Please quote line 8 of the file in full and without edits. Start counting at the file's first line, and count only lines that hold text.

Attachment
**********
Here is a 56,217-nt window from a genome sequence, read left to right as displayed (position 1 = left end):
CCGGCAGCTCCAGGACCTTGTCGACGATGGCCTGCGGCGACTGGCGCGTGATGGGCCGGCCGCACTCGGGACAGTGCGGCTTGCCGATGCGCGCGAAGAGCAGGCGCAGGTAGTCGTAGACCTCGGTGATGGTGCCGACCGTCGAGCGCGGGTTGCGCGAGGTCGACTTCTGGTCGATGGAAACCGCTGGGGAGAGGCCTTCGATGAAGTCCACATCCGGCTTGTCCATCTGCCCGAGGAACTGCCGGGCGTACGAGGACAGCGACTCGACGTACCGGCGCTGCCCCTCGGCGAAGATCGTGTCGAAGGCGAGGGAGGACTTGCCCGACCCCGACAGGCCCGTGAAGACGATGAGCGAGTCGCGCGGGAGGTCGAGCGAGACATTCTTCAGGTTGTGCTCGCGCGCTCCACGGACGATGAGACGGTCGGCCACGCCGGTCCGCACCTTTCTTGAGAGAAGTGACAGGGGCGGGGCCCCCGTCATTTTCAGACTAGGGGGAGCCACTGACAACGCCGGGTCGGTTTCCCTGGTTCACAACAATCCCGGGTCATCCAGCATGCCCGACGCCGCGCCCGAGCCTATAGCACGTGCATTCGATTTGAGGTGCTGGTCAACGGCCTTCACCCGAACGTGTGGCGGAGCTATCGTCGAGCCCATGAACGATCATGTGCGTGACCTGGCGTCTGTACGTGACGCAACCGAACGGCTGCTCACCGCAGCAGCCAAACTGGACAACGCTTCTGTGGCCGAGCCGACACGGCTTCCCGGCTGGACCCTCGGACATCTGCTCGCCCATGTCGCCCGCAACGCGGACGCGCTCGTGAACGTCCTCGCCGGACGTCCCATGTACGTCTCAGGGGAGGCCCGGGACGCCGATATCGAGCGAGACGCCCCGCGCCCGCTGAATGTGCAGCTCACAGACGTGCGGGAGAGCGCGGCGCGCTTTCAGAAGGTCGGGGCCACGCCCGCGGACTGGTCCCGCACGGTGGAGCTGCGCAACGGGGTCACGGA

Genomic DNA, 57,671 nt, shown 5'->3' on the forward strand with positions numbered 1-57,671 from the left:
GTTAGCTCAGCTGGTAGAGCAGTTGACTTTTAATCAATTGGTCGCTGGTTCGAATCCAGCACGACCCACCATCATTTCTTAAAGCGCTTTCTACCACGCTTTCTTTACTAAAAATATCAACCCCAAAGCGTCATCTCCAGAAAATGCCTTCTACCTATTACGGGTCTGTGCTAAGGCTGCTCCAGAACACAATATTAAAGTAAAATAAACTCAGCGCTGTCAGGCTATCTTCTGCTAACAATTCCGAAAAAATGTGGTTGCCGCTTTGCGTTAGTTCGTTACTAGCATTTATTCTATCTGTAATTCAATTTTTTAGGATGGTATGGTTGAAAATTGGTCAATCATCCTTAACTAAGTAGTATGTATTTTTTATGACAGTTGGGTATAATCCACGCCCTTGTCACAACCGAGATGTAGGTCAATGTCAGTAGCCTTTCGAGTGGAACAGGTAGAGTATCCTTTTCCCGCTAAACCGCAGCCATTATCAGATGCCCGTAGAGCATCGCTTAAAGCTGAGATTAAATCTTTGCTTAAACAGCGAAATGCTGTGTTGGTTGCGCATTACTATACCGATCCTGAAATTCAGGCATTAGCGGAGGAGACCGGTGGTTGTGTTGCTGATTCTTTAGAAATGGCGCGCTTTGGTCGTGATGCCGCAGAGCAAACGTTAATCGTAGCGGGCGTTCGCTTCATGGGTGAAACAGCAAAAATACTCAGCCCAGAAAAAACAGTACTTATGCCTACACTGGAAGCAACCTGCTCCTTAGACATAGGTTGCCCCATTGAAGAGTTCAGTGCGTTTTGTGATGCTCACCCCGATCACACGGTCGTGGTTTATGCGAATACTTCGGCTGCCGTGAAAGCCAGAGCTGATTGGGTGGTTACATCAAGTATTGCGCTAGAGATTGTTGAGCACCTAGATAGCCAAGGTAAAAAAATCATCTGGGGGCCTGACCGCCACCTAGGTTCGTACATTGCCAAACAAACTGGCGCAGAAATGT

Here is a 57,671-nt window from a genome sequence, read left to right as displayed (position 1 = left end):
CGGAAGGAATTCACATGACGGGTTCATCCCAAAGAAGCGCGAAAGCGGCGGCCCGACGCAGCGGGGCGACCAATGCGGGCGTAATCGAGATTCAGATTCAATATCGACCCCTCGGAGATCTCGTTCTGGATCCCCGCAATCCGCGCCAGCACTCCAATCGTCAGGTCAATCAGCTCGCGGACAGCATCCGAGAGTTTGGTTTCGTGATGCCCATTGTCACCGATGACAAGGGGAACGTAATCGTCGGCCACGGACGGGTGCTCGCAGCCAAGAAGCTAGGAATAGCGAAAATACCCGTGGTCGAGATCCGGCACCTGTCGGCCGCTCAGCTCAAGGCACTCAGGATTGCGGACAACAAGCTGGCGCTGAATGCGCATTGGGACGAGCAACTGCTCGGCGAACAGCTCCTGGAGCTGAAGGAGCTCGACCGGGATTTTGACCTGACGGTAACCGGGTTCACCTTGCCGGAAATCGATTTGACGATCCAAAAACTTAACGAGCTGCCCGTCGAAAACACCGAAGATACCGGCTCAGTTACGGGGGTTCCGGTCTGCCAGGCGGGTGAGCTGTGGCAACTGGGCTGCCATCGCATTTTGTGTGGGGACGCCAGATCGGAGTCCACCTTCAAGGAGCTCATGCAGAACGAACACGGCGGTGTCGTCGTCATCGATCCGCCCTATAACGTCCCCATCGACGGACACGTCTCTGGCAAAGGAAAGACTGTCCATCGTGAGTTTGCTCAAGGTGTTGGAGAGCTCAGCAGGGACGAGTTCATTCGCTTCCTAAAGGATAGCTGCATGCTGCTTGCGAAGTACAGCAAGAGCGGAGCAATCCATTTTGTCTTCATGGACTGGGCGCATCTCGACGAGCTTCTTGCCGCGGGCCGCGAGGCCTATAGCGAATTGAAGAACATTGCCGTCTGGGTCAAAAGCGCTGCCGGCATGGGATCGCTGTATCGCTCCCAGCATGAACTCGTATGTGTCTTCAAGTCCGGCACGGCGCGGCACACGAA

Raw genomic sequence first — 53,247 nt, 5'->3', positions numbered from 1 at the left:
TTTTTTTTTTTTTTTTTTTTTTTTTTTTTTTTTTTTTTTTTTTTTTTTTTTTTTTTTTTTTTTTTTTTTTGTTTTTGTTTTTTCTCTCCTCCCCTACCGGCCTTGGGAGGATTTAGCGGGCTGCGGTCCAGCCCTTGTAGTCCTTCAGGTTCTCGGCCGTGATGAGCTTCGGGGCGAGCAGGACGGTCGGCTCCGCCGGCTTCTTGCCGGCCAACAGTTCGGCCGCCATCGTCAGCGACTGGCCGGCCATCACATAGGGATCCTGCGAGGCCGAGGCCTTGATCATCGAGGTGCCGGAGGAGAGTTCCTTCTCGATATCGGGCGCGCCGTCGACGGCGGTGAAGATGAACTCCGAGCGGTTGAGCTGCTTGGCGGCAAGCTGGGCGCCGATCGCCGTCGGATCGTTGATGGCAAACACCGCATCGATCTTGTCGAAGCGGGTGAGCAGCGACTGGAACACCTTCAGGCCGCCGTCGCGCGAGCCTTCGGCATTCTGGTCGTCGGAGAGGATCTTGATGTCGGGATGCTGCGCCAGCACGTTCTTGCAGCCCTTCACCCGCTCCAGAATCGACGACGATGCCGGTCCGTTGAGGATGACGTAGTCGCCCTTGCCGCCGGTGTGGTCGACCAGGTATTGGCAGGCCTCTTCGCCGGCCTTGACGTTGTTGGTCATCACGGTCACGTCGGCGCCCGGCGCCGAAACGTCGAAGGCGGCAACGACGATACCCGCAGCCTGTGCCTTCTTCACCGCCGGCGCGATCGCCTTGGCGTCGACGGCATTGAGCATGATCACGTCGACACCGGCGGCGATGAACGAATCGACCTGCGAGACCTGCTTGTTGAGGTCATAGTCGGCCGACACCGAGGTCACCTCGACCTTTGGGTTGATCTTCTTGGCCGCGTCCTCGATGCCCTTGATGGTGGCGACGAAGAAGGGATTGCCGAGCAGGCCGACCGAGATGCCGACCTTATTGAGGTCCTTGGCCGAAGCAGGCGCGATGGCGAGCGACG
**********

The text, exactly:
TTTTTTTTTTTTTTTTTTTTTTTTTTTTTTTTTTTTTTTTTTTTTTTTTTTTTTTTTTTTTTTTTTTTTTGTTTTTGTTTTTTCTCTCCTCCCCTACCGGCCTTGGGAGGATTTAGCGGGCTGCGGTCCAGCCCTTGTAGTCCTTCAGGTTCTCGGCCGTGATGAGCTTCGGGGCGAGCAGGACGGTCGGCTCCGCCGGCTTCTTGCCGGCCAACAGTTCGGCCGCCATCGTCAGCGACTGGCCGGCCATCACATAGGGATCCTGCGAGGCCGAGGCCTTGATCATCGAGGTGCCGGAGGAGAGTTCCTTCTCGATATCGGGCGCGCCGTCGACGGCGGTGAAGATGAACTCCGAGCGGTTGAGCTGCTTGGCGGCAAGCTGGGCGCCGATCGCCGTCGGATCGTTGATGGCAAACACCGCATCGATCTTGTCGAAGCGGGTGAGCAGCGACTGGAACACCTTCAGGCCGCCGTCGCGCGAGCCTTCGGCATTCTGGTCGTCGGAGAGGATCTTGATGTCGGGATGCTGCGCCAGCACGTTCTTGCAGCCCTTCACCCGCTCCAGAATCGACGACGATGCCGGTCCGTTGAGGATGACGTAGTCGCCCTTGCCGCCGGTGTGGTCGACCAGGTATTGGCAGGCCTCTTCGCCGGCCTTGACGTTGTTGGTCATCACGGTCACGTCGGCGCCCGGCGCCGAAACGTCGAAGGCGGCAACGACGATACCCGCAGCCTGTGCCTTCTTCACCGCCGGCGCGATCGCCTTGGCGTCGACGGCATTGAGCATGATCACGTCGACACCGGCGGCGATGAACGAATCGACCTGCGAGACCTGCTTGTTGAGGTCATAGTCGGCCGACACCGAGGTCACCTCGACCTTTGGGTTGATCTTCTTGGCCGCGTCCTCGATGCCCTTGATGGTGGCGACGAAGAAGGGATTGCCGAGCAGGCCGACCGAGATGCCGACCTTATTGAGGTCCTTGGCCGAAGCAGGCGCGATGGCGAGCGACG